(12) ''electronic communication'' means any transfer of signs, signals, writing, images, sounds, data, or intelligence of any nature transmitted in whole or in part by a wire, radio, electromagnetic, photoelectronic or photooptical system that affects interstate or foreign commerce,....
(d) intentionally uses, or endeavors to use, the contents of any wire, oral, or electronic communication, knowing or having reason to know that the information was obtained through the interception of a wire, oral, or electronic communication in violation of this subsection....shall be punished as provided in subsection (4) or shall be subject to suit as provided in subsection (5).However, does Audible Magic's technology fall into any of the exceptions? Such as, 2511(2)(a)(i)
It shall not be unlawful under this chapter for an operator of a switchboard, or an officer, employee, or agent of a provider of wire or electronic communication service, whose facilities are used in the transmission of a wire or electronic communication, to intercept, disclose, or use that communication in the normal course of his employment while engaged in any activity which is a necessary incident to the rendition of his service or to the protection of the rights or property of the provider of that service, except that a provider of wire communication service to the public shall not utilize service observing or random monitoring except for mechanical or service quality control checks.Is Audible Magic's technology a "necessary incident" to the rendition of service? Nope. Is it a "necessary incident" to protection of the rights or property of the provider of the service? No. There are various traffic control algorithms that don't need to be as invasive as Audible Magic's technology if P2P traffic is a problem. Legally, the DMCA's safe harbor provisions (17 USC 512) don't require packet sniffing.
There is one provision that might provide protection: 2511(2)(d):
It shall not be unlawful under this chapter for a person not acting under color of law to intercept a wire, oral, or electronic communication where such person is a party to the communication or where one of the parties to the communication has given prior consent to such interception unless such communication is intercepted for the purpose of committing any criminal or tortious act in violation of the Constitution or laws of the United States or of any State.The key here, however, is that there must be consent on the part of one of the communicating parties. Now, most terms of service include provisions for packet sniffing for "security purposes." Presumably, this would include things like scanning for viruses or trojans or what not. I don't think copyright enforcement is a "security purpose." Spam filtering for email is usually a separate consent for email terms of service.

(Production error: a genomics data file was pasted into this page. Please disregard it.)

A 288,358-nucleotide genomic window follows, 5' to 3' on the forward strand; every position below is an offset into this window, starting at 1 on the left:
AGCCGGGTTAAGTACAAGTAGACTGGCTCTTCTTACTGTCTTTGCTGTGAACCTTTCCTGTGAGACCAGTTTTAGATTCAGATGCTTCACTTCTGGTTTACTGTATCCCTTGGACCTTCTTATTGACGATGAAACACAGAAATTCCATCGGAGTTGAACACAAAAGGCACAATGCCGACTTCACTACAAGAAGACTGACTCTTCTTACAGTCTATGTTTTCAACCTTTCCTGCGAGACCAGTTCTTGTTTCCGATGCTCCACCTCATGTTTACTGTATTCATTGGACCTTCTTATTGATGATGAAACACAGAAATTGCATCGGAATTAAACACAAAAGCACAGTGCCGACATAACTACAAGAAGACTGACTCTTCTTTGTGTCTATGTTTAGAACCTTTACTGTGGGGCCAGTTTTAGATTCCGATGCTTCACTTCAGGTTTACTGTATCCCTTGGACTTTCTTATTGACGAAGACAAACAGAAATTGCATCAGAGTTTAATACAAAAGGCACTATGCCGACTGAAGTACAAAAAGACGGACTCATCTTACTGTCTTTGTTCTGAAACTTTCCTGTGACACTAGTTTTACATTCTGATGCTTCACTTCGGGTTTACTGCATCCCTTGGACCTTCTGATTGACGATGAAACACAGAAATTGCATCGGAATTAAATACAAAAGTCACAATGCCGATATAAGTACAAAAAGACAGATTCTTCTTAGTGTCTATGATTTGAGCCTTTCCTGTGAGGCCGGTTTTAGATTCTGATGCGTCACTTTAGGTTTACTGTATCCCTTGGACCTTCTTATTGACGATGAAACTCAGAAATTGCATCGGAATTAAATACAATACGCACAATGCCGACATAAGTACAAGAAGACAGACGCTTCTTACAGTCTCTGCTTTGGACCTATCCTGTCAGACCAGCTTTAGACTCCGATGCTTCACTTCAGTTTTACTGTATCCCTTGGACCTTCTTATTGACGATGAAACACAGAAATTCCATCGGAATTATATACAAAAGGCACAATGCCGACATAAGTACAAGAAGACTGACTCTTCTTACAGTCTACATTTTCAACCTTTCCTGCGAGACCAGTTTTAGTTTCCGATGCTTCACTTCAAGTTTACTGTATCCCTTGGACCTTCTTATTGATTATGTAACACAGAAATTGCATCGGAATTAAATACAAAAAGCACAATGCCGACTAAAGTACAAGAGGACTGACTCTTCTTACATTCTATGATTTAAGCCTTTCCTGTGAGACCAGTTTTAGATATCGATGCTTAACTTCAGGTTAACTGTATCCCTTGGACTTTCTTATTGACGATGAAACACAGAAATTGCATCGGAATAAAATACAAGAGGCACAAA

You would think that Audible Magic's webpage might mention that consent is necessary for this before someone implements their system and subjects themselves to possible criminal and civil (18 USC 2520) liability.
For those who are wondering, the recent email wiretap case, US v. Councilman, which I've discussed previously (E-Mail Wiretap Decision: Out of the Wiretap Frying Pan, Into the Copyright Fire), would not control in this case. Unlike the copying of stored emails, Audible Magic involves packet sniffing, which would be a "contemporaneous acquisition" and thus the equivalent of a wiretap.
Ok, So We Get Consent, So What?
Well, it's an awful precedent. With the exceptions of particular applications (such as email) in which the filtering is explicit and essentially implemented by the users, this is a program that looks into the content (application layer) of every packet no matter tha application. Generally, network management takes place on much lower communication layers and isn't concerned with content at all.
However, if universities and other organizations adopt a policy that it is permissible to inspect application layer packets, what other filtering regimes might they implement? Why not an indecency or obscenity filter? Why not a program that flags and terminates conversations when key words such as "bomb" or "cheat" are mentioned? Do we really want to encourage a regime of private wiretaps to enforce various policies? This may sound alarmist, but once you've set a precedent that it is okay to inspect application layer packets for "illicit" bits, you've begun to significantly erode privacy.
And, in any case, such filtering ultimately wouldn't work as EFF points out. Reduction in privacy for no benefit. That's great.